Preferably, the organic material can be secured at the soil stabilization area, e.g. ground up wood, wood chips, leaf and other particulate matter, etc. comprising an organic feedstock. On site testing can be done to verify that the resulting composition density is appropriate for the as-measured soil density and flow characteristics of the soil (e.g, whether consolidated or unconsolidated, ease by which it moves with applied force, etc.), and water density. The invention includes the resulting lightweight concrete composition and the methods of mixing same, including on-site mixing and application of the composition, in addition to remote mixing, forming into desired shapes, then placement at the soil stabilization area.
BRIEF DESCRIPTION OF THE DRAWINGS
 FIG. 1 is a top view of a typical shoreline application of the composition of the present invention, showing a protective application of the invention.
 FIG. 2 is a cross-section view of the application of FIG. 1 .
 FIG. 3 is a cross-section view of a completely underwater application of the composition, generally protecting a water bottom in a channel.
 FIG. 4 is a plan (overhead) view of an exemplary in-situ application of the lightweight concrete composition, using equipment positioned on a floating barge.
 FIG. 5 is a cross section view of the arrangement of FIG. 4 .
DESCRIPTION OF THE INVENTION
 While various changes may be made to form different embodiment of the present invention, by way of illustration and not limitation some of the presently preferred embodiments can be described.
 The present invention comprises a composition of material, methods of making the composition both at an installation site (a soil stabilization area) and remotely, and application of same.
Components of the Composition of the Present Invention
 The composition is a lightweight concrete type material preferably with a preferred density generally greater than that of the water which it is in contact with or is installed in, yet less than the soil on which the composition is placed. For example, in a fresh water environment with the water having a nominal density of approximately 62.43 pounds per cubic foot, a presently preferred embodiment of the composition has a density in the range between 64 pounds per cubic foot and 80 pounds per cubic foot (pcf). This density is greater than that of fresh water, but less than that of the typical soft soils adjacent to and under bodies of water (water bottoms), for example typical swamp mud found in south Louisiana, at approximately 80 pcf. Such soils typically have a high organic material (bits of wood, leaves, etc., which may be in various degrees of decomposition) content. These environmental conditions would be commonly encountered in swamps and freshwater marshes.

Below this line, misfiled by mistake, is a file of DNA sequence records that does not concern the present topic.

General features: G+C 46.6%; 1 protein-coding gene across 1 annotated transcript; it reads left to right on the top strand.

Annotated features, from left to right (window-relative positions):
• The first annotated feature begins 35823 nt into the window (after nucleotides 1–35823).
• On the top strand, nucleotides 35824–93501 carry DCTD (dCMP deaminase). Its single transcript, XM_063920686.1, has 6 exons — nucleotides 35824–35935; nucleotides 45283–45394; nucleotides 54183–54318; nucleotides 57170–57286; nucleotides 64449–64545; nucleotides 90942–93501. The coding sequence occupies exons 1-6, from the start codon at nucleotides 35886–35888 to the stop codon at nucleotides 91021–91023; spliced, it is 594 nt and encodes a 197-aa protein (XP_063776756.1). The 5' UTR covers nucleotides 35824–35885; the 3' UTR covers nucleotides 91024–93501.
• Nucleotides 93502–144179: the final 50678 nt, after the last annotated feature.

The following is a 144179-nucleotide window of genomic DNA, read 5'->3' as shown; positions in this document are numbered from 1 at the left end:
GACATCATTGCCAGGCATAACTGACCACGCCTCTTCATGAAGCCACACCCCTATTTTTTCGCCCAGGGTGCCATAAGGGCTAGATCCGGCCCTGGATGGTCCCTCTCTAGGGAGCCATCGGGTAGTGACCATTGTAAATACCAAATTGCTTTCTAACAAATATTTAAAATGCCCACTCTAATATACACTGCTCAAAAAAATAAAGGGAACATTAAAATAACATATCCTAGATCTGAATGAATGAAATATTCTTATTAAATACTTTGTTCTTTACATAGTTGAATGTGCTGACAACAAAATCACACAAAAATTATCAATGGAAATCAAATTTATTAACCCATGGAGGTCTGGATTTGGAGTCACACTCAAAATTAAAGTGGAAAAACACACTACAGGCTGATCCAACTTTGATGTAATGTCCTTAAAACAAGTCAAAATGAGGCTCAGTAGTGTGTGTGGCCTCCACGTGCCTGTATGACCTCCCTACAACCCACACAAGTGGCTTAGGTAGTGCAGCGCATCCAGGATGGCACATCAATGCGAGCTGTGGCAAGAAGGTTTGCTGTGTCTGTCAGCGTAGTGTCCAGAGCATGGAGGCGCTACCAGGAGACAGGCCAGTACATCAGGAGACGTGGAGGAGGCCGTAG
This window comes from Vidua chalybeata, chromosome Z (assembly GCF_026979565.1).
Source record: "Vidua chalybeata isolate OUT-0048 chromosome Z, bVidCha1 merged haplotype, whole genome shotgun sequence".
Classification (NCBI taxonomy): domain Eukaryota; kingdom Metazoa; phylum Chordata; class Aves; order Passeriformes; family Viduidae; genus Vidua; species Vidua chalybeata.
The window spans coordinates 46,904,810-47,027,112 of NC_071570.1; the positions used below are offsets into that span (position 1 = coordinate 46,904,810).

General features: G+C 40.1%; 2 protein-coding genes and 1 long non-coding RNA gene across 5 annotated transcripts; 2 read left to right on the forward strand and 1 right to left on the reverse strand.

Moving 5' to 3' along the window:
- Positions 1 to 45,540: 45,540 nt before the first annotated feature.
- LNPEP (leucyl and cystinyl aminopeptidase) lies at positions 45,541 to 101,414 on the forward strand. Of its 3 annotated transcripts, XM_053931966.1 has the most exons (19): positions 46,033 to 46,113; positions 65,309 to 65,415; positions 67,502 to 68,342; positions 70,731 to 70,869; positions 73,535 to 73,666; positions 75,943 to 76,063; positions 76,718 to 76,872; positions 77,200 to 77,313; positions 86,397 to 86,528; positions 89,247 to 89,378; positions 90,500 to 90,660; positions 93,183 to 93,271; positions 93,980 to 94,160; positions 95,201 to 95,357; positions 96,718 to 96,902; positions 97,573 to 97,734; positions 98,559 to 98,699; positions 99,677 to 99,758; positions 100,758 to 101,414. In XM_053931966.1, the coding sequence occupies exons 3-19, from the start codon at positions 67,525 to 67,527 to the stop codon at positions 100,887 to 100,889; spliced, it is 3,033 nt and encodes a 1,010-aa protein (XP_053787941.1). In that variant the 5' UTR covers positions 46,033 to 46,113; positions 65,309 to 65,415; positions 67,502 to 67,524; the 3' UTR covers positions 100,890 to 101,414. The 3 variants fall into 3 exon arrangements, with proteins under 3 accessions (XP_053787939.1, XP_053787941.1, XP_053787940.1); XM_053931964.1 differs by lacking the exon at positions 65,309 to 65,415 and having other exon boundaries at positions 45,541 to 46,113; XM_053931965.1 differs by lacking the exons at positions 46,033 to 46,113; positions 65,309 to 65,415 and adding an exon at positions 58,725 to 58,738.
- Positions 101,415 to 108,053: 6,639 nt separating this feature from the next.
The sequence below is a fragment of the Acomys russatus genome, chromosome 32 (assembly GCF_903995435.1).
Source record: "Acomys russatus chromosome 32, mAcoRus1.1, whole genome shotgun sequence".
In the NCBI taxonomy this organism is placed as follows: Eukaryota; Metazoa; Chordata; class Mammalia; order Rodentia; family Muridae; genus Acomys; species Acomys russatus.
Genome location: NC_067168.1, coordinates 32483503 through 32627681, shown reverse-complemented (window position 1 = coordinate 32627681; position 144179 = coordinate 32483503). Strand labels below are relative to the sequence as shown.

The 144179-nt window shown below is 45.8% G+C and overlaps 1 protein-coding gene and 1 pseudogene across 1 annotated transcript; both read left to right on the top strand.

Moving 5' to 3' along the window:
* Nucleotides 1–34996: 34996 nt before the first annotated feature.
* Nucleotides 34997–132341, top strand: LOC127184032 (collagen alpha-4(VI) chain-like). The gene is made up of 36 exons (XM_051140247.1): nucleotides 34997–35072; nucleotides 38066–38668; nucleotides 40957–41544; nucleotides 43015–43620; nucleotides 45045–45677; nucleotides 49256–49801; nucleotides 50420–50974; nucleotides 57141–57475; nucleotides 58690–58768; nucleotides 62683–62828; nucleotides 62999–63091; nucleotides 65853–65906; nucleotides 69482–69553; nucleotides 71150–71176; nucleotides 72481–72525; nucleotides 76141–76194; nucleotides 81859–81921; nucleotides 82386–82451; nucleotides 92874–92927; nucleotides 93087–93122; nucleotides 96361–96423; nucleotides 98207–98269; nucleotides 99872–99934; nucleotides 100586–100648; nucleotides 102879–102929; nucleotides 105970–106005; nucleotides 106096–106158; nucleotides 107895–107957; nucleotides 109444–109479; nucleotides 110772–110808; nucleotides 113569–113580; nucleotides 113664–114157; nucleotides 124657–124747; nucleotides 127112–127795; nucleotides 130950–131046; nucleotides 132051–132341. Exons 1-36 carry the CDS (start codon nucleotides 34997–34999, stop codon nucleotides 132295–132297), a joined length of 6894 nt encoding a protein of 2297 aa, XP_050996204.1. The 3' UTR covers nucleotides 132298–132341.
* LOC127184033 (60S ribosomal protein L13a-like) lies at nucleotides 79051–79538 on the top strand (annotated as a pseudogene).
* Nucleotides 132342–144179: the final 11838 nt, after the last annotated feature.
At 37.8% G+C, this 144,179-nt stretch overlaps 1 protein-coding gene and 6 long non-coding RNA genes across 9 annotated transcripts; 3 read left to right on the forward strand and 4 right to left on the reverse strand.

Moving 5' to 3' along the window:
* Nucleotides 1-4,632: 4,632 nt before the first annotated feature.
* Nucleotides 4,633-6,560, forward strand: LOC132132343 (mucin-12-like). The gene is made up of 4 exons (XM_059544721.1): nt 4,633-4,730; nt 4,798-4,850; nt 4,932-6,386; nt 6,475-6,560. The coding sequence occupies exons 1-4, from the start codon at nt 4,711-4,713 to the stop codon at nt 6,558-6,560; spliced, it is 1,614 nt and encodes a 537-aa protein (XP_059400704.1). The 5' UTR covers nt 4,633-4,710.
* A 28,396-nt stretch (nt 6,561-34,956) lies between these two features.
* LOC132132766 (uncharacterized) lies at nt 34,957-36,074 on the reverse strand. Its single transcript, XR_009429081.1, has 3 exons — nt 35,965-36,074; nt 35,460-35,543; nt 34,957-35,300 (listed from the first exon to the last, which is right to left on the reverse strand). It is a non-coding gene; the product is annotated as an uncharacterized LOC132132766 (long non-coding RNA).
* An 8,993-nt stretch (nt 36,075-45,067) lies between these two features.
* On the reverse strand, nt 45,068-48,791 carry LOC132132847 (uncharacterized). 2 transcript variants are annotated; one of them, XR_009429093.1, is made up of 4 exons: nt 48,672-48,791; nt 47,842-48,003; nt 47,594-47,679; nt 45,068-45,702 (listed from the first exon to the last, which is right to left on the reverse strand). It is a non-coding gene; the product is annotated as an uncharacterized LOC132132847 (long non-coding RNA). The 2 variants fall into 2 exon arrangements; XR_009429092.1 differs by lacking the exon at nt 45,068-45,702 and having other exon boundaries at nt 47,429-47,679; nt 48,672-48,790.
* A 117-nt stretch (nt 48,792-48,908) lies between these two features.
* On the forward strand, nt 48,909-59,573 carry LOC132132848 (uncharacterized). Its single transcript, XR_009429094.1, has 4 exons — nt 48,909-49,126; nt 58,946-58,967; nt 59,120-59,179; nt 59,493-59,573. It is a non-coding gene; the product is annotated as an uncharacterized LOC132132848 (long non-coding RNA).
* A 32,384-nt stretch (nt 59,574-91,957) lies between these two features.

It is understood that other environmental conditions may warrant a different density range. For example, an application in a coastal environment may be in saltwater having a density of approximately 67.45 pcf, and on soils having a high sand (silica) content, with a density approaching 100 pcf. These environmental conditions may be quite common in coastal bays, passes, and beachfronts. In such cases, the composition density may be higher than in a swamp or fresh water marsh type environment.
 Preferably, the lightweight concrete composition comprises cement, small aggregate such as sand, water, and organic material. A number of different types and mixes of organic material are suitable, all used generally in lieu of coarse stone or rock aggregate. In one test composition, cypress mulch, made from cypress wood cut or chipped into pieces, was used in lieu of rock aggregate. The pieces of cypress varied in size, with a representative piece being approximately ½″ thick, 1″ wide by 2″ long. The cypress mulch contained a number of pieces of both larger and smaller size. It is understood that the organic material from which an organic feedstock may be created may comprise a variety of materials, including but not limited to soil, leaves, leaf mold, naturally occurring small pieces of wood, and small pieces of wood created by chipping, grinding, etc.
 Other ingredients included Portland cement, silica sand, fine aggregate, and water. Mixing of the ingredients was performed in an electric multi-mixer. Mix designs were tested by varying the amount of organic material, namely cypress mulch, silica sand and fine aggregate, and the water to cement ratio. Test samples were formed into standard 6-in×12-in test cylinders, directly underwater, to simulate in-situ placement. Composition mixes were developed with the potential for surface casting as well as underwater placement. Designs yielded lightweight concrete compositions with unit weights ranging from 72.5-97.5 pounds per cubic foot. As noted above, site specific design would be based on actual conditions.
Method of Making the Concrete Composition
 As noted above, the concrete composition may be formed by mixing same in commercially available mixing apparatus, as known in the art for concrete mixing and the like. The sequence of adding components is generally of secondary importance. Final densities can be measured to provide input for adjusting proportions of components.
 Yet another novel feature of this composition, in a presently preferred embodiment, is that at least a portion of the organic materials comprising the composition are indigenous to the area or site at which it is being placed, namely a soil stabilization area. Generally, the area surrounding an area of soil to be stabilized, as can be seen in FIGS. 1-3 , defines a soil stabilization area 20 . As noted above, cement is used to bind the composition materials (cement, small aggregate, water, and organic material) together. In an exemplary application, the organic materials can be swamp mud comprising marsh water and fine silts (or sand and water); or soil taken from the soil stabilization area. Lightweight stone aggregate can be used in combination with lightweight organic matter, such as wood chips, to achieve the desired unit weight or density. For example, wood and other organic material gathered at or near the soil stabilization area comprise an organic feedstock, which can be transferred to a means for creating particulate organic matter, namely chipped or mulched on site, in conjunction with the mixing process, to yield a desired density to be used for soil stabilization purposes. Mixing equipment known in the art can be brought on site, either on land or water conveyances such as barges, as further described below.